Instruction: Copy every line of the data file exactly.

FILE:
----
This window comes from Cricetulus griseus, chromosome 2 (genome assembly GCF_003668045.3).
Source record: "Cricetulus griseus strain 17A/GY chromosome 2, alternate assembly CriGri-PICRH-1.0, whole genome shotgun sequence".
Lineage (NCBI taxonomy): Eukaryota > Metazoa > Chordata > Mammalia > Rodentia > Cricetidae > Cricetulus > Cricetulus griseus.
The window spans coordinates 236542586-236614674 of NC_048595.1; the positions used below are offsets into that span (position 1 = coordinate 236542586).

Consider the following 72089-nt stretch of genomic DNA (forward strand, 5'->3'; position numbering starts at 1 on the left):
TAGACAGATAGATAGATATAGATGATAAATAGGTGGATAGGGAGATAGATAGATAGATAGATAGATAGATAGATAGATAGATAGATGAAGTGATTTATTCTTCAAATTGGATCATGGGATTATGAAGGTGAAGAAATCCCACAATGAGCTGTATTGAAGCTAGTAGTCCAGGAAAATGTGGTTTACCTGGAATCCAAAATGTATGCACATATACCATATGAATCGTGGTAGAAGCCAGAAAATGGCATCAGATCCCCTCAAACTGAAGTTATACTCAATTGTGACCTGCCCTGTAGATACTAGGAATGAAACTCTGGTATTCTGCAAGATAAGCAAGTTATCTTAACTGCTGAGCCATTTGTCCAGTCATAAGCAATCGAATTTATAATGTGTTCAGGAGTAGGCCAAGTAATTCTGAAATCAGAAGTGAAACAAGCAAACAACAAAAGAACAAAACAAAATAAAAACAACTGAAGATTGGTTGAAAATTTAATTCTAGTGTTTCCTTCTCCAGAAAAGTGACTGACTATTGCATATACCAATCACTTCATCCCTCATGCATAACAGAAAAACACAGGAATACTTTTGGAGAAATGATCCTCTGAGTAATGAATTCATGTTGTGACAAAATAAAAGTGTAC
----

This window comes from Cricetulus griseus, chromosome 2 (genome assembly GCF_003668045.3).
Source record: "Cricetulus griseus strain 17A/GY chromosome 2, alternate assembly CriGri-PICRH-1.0, whole genome shotgun sequence".
Lineage (NCBI taxonomy): Eukaryota > Metazoa > Chordata > Mammalia > Rodentia > Cricetidae > Cricetulus > Cricetulus griseus.
The window spans coordinates 236542586-236614674 of NC_048595.1; the positions used below are offsets into that span (position 1 = coordinate 236542586).

Consider the following 72089-nt stretch of genomic DNA (forward strand, 5'->3'; position numbering starts at 1 on the left):
TAGACAGATAGATAGATATAGATGATAAATAGGTGGATAGGGAGATAGATAGATAGATAGATAGATAGATAGATAGATAGATAGATGAAGTGATTTATTCTTCAAATTGGATCATGGGATTATGAAGGTGAAGAAATCCCACAATGAGCTGTATTGAAGCTAGTAGTCCAGGAAAATGTGGTTTACCTGGAATCCAAAATGTATGCACATATACCATATGAATCGTGGTAGAAGCCAGAAAATGGCATCAGATCCCCTCAAACTGAAGTTATACTCAATTGTGACCTGCCCTGTAGATACTAGGAATGAAACTCTGGTATTCTGCAAGATAAGCAAGTTATCTTAACTGCTGAGCCATTTGTCCAGTCATAAGCAATCGAATTTATAATGTGTTCAGGAGTAGGCCAAGTAATTCTGAAATCAGAAGTGAAACAAGCAAACAACAAAAGAACAAAACAAAATAAAAACAACTGAAGATTGGTTGAAAATTTAATTCTAGTGTTTCCTTCTCCAGAAAAGTGACTGACTATTGCATATACCAATCACTTCATCCCTCATGCATAACAGAAAAACACAGGAATACTTTTGGAGAAATGATCCTCTGAGTAATGAATTCATGTTGTGACAAAATAAAAGTGTAC